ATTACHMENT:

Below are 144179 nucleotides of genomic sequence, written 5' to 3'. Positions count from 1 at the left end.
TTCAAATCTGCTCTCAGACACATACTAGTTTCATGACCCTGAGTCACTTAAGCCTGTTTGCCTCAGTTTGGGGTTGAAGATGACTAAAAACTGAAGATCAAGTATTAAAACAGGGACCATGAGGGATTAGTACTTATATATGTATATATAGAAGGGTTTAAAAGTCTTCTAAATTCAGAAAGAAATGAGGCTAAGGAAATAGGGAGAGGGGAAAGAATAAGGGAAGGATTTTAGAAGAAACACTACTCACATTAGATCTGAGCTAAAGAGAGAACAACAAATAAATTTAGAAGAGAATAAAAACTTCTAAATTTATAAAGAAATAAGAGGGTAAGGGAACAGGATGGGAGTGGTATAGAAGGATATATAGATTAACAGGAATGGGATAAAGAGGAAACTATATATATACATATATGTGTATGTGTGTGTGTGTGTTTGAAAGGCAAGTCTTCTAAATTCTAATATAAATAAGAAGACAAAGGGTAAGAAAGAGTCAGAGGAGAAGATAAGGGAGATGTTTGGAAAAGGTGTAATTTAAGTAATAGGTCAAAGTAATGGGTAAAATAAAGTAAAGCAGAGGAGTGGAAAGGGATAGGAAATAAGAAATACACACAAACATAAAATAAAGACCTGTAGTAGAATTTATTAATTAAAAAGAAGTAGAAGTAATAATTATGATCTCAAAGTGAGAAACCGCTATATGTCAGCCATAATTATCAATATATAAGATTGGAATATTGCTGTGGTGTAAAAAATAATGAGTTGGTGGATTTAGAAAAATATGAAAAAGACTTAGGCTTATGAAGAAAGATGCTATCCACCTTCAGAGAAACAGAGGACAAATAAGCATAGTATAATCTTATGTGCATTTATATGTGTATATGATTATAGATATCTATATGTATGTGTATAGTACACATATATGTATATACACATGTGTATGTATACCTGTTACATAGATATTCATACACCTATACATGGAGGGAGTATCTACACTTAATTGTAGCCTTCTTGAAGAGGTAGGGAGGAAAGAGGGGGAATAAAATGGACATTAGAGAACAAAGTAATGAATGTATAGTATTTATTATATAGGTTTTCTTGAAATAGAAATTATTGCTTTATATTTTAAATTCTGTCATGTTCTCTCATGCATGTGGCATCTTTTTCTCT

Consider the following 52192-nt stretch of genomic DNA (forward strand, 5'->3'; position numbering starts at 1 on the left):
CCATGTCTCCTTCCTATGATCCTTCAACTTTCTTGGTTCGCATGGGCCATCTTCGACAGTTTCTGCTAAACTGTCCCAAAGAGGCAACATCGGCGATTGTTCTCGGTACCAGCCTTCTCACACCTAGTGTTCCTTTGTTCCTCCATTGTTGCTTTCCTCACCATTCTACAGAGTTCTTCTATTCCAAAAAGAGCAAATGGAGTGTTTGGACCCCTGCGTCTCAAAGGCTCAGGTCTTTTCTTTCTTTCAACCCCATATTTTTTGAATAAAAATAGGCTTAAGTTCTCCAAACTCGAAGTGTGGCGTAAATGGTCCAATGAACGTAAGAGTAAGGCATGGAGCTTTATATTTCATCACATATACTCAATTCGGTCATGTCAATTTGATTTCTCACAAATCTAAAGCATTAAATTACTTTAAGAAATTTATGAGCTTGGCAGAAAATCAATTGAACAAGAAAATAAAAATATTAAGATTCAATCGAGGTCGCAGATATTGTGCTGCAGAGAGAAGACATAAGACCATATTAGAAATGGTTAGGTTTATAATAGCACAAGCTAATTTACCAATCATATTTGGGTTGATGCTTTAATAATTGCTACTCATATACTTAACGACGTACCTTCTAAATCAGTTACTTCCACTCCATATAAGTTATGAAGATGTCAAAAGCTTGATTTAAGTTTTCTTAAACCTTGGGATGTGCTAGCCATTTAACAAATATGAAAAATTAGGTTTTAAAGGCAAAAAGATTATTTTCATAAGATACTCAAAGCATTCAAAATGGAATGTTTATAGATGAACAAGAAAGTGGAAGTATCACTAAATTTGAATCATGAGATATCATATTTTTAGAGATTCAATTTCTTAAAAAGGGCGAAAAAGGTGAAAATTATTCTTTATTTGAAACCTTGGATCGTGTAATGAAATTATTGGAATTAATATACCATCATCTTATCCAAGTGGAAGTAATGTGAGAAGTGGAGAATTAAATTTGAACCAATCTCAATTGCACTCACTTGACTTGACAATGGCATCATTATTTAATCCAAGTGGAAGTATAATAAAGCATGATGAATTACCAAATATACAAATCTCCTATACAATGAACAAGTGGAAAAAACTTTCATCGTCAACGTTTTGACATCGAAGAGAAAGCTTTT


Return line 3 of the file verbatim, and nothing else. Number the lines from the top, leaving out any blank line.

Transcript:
Consider the following 52192-nt stretch of genomic DNA (forward strand, 5'->3'; position numbering starts at 1 on the left):